Juror #7, on Wednesday, when we began deliberations, had said: “I want to make these two points, and then I’ll be quiet for probably the rest of it.” This is what the foreman had referenced, but halfway through Thursday, #7, possibly trying to get us to come to a verdict, said, “I don’t know if this would make anyone’s decision easier, but I had an encounter with Officer #2 several months ago and I thought he was a real arrogant bastard.”

At this point, all of us were staring at him with expressions ranging from “Are you fucking kidding me?” to “I wanna rip your heart out and throw it off the building.” At this point, the foreman wrote a note for the judge explaining that one juror had stated he’d had an unrevealed encounter with one of the witnesses that was coloring his judgement. You wouldn’t think this would be a big deal — but the court was busy, the judge was picking another jury.

Picking a jury is not quick. It takes two to two and a half hours. And they’d just started. So we wound up waiting until nearly 3:30 before we were able to go back in the courtroom. Once we did, Juror #7 was dismissed (“With thanks of the court”, SERIOUSLY?), and we were all called to the bench one by one to answer if we thought we could remain impartial. We all said yes. One of the alternates was called, but by the time he arrived, it was about quitting time.

So much for Bagel Friday at work. Delicious bagel.

As much as we were all angry with Juror #7, when we reconvened Friday, things seemed a lot nicer. We went through the points one by one, and by 11 we’d reached a verdict: we informed the court, were called in, and the foreman answered “Not Guilty” to four charges pertaining to carrying an illegal handgun. The members of the jury were polled individually, and we were dismissed.

The prosecutor wanted to meet with us, as a group, and we answered some questions about our decision making process. Following that, we went upstairs to turn in our juror badges. We bumped into the defense attorney on our way out of the building: he told us this was the third trial for these charges, the previous two ending in mistrials.

We joked among ourselves that we’d all find ourselves reunited in two years on a jury, then half of us went over to a nearby sports bar for beers. Do juries usually go out for beers afterward? It was nice. And while I thought I knew what to expect from jury duty, I was surprised by how stressed out the whole thing made me. Hooray, stress eating. (No, not hooray).

And there’s still a nagging doubt in my mind: what if we made the wrong decision? And how will I feel if I see the defendant’s name in the news and he’s hurt someone?

On the bright side: at least this wasn’t a murder trial. I hope I never have to sit on the jury for one of those.

11 thoughts on “Beyond a Reasonable Doubt

  1. Is it three years now? I thought it was two. It seemed like I was called every two years.

    The first time was grand jury duty — five weeks straight; work was none too happy. And it was striking how many people on the grand jury were federal workers, retired or in between jobs. I began to suspect that I was stupid for responding to the summons. There were other summons for petit jury, every two years in my 13 years in DC.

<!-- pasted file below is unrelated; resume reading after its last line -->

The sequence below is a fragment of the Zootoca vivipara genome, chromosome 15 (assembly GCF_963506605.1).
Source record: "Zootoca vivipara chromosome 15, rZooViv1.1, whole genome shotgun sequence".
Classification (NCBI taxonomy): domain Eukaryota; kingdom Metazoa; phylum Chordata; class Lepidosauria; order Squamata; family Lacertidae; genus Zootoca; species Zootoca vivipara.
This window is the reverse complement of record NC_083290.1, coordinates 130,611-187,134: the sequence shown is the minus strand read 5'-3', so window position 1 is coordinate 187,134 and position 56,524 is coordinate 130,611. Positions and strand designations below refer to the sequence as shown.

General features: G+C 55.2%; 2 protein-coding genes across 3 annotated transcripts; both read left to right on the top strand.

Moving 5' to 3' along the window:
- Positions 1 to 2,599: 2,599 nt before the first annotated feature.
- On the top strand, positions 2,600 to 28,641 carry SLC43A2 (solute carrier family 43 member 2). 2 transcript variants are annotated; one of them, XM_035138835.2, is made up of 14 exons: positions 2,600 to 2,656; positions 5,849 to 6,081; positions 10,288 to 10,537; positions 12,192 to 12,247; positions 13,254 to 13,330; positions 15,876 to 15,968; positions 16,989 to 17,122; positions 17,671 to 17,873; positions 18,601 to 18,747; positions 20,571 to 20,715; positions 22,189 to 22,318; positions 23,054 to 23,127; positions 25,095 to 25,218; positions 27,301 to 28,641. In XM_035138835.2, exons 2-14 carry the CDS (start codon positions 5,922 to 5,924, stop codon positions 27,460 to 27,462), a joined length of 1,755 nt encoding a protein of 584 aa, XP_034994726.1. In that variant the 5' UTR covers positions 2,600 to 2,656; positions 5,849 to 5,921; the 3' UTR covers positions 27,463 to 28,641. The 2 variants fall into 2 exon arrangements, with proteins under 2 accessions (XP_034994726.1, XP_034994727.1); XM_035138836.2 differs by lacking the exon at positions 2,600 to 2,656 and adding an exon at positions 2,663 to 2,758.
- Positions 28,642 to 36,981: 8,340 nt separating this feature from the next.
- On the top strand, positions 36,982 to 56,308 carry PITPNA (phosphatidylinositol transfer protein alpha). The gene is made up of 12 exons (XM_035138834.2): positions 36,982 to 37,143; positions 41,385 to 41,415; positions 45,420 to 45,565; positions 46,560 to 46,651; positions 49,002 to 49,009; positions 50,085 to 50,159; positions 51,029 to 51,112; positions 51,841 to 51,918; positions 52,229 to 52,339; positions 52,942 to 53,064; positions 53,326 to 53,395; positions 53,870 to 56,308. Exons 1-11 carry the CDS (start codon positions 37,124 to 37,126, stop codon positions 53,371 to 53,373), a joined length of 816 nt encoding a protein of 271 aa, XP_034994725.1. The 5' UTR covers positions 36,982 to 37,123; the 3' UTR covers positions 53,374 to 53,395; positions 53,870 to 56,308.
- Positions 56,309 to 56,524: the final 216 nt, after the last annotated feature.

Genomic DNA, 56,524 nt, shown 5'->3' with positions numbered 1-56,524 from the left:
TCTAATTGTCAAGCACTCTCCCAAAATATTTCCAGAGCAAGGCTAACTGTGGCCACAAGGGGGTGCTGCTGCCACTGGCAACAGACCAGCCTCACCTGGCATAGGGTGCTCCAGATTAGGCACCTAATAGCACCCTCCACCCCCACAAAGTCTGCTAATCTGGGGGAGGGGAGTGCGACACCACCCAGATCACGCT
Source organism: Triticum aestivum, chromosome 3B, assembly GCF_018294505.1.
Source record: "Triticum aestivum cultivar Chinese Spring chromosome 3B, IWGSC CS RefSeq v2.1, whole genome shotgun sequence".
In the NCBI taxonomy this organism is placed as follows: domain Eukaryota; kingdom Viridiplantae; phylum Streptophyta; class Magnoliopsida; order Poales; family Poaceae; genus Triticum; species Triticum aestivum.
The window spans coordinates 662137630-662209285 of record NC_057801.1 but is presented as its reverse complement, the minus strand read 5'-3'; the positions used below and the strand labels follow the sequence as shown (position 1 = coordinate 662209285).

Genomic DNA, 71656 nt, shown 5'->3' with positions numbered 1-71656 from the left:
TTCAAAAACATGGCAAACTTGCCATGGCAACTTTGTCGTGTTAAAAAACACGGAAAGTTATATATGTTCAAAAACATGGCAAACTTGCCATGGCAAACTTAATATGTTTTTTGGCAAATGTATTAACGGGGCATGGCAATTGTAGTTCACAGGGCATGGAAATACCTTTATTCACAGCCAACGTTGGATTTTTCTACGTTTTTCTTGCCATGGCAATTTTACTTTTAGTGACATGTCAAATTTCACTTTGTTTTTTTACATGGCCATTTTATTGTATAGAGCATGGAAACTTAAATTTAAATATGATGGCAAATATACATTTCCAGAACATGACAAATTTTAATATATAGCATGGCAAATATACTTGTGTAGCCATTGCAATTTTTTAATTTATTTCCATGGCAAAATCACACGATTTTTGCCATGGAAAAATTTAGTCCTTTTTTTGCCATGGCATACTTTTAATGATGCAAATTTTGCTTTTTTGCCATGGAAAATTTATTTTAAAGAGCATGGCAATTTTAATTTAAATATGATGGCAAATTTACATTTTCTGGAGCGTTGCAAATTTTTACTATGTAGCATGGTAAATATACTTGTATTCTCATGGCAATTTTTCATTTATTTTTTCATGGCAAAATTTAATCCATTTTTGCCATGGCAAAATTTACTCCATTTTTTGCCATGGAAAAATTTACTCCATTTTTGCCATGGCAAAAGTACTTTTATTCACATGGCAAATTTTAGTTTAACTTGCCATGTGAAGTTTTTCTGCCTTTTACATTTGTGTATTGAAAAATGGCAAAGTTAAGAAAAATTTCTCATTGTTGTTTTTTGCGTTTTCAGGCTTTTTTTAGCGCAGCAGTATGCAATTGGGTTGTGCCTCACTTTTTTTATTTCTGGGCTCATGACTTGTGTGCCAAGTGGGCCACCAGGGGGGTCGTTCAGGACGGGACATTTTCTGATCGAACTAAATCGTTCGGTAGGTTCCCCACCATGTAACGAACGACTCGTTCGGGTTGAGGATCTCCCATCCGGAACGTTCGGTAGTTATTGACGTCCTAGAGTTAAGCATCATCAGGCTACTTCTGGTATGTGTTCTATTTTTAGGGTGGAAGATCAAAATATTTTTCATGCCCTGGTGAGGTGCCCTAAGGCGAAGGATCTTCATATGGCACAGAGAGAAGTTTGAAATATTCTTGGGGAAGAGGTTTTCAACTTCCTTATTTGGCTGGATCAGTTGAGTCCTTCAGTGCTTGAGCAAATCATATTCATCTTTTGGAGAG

But last time I was called for petit jury, about two years ago, it was hitting me at a very, very bad time personal and work-wise.

    When I was being interviewed by the judge about my ability to serve on this case I told him I had done enough for now and couldn’t serve. It just came out. He wasn’t happy and the prosecutor or defense lawyers gave me a dirty look, but I held my ground. But what ended it for me was an inadvertent answer to a judge’s question, something to the effect, “can you be unbias in this case?” And I said, with frank but unthoughtful honesty, “I don’t know — I don’t even know what the case is about.” The prosecutor rolled his eyes; the judge frowned with a combination “selfish” and “democracy is tanked” look.

    I haven’t been called back since, and hope I’ve been put on some secret “don’t call this idiot” jury list. That would be wonderful.

  2. former juror —

    I just moved to DC a little over two years ago, my previous jury duty experience was in Baltimore County. I need to find this “don’t call this idiot” jury list :)

  3. I blogged about my one jury experience which was years ago. It was pretty open and shut but we still had one hold out.

    In HoCo, I’ve only been called for jury duty once. I said that I knew the son of one of the police officer witnesses. They asked if I could still be unbiased and I said yes, but they didn’t select me. The trial was a guy who had attacked his ex-girlfriend with a machete. He got convicted.

  4. You know, I kind of felt cheated when I was called for jury duty in February and I didn’t get picked for anything. But reading this, well…I think I may have lucked out.

    Definitely a lot less exciting than TV would have you believe.

  5. yellojkt – I’m impressed by how much you remember from 20 years ago.

    Vittoria – So wish I’d gone to Screen on the Green for that.

    Liebchen – True story: first thing I did when I got home on Friday was to watch the Jury Duty episode of Veronica Mars. (I would’ve watched 12 Angry Men, but it wasn’t available for streaming on Netflix. Alas!)

  6. LiLu – yeah, the actual process was kind of fun – but it’s not fun sitting in judgment on someone knowing that if you get it wrong, you’ll either set a guilty person free, or send an innocent person to jail.

  7. Wait… I’m confused. Was juror #7 holding out to convict? Or was he just screwing up the process with general dickitude?

    I mean… It sounds like you guys acquitted him of everything, right? Or am I missing something?

  8. Alan – #7 was, from the beginning, in the defendant’s corner. I think he was trying to push us into finding him not guilty (which we eventually did).